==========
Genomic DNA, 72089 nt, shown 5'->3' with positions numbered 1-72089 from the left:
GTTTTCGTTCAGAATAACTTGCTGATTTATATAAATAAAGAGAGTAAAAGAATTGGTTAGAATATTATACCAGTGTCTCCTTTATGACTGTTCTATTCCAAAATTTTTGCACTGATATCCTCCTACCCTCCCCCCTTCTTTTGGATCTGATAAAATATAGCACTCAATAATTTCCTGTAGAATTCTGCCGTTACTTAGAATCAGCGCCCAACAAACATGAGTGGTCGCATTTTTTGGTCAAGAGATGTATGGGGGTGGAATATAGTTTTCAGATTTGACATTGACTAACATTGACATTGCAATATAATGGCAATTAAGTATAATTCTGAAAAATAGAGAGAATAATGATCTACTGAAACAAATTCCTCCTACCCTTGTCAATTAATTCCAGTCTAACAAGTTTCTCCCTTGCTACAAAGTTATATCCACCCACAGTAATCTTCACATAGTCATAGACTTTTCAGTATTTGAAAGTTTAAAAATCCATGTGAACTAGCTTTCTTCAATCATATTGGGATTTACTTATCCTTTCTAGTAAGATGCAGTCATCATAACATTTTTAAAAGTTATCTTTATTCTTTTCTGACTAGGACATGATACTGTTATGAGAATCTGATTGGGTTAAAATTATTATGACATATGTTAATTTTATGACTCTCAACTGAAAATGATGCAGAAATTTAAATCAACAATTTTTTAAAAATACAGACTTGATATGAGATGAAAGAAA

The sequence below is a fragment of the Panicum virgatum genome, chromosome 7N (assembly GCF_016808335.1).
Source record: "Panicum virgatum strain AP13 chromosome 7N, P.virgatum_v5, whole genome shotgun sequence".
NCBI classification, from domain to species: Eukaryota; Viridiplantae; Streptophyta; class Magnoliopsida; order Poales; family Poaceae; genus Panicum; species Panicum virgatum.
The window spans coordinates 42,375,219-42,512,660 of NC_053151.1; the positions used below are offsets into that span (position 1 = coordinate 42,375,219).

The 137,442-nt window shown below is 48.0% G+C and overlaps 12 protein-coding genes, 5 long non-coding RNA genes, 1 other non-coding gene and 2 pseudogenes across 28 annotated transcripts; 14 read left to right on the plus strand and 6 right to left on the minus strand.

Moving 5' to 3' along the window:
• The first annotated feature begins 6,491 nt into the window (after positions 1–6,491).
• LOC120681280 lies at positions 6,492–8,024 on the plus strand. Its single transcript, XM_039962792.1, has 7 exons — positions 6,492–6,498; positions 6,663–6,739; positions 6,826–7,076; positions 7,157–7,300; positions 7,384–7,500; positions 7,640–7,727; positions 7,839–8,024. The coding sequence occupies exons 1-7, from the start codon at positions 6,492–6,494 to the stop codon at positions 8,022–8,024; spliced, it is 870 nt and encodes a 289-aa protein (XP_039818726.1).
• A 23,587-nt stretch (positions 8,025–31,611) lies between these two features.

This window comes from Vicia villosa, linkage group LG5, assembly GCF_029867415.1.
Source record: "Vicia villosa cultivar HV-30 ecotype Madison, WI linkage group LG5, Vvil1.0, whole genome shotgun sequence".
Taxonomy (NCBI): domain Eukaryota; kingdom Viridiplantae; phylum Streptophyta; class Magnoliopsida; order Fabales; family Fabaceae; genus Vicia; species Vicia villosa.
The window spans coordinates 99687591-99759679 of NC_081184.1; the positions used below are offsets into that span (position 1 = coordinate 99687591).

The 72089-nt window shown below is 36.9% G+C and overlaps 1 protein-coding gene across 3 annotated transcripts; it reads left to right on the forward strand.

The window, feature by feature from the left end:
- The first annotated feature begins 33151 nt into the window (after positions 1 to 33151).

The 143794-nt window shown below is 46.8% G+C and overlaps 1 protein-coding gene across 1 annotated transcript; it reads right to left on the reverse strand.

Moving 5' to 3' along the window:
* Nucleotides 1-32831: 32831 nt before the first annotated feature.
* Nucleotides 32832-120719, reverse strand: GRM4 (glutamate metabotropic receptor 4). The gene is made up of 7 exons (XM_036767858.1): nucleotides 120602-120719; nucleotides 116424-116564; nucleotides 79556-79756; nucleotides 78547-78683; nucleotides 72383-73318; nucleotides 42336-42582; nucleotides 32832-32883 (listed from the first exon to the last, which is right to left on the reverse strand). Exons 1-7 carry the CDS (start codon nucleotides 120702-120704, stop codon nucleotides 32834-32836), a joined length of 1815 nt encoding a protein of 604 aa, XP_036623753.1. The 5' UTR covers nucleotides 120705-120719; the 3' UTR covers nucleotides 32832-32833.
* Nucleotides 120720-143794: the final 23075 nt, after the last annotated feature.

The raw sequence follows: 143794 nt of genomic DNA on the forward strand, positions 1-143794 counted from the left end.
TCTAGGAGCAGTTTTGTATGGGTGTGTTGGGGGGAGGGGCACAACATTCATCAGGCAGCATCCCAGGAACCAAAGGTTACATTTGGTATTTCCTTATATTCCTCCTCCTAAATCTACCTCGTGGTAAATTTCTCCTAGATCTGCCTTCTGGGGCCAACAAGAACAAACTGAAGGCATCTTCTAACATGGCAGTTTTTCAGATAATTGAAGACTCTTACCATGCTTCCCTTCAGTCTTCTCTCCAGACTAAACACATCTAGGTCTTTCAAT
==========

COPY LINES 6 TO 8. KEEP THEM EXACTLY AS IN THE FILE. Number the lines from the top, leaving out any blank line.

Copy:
The window spans coordinates 42,375,219-42,512,660 of NC_053151.1; the positions used below are offsets into that span (position 1 = coordinate 42,375,219).

The 137,442-nt window shown below is 48.0% G+C and overlaps 12 protein-coding genes, 5 long non-coding RNA genes, 1 other non-coding gene and 2 pseudogenes across 28 annotated transcripts; 14 read left to right on the plus strand and 6 right to left on the minus strand.

Moving 5' to 3' along the window: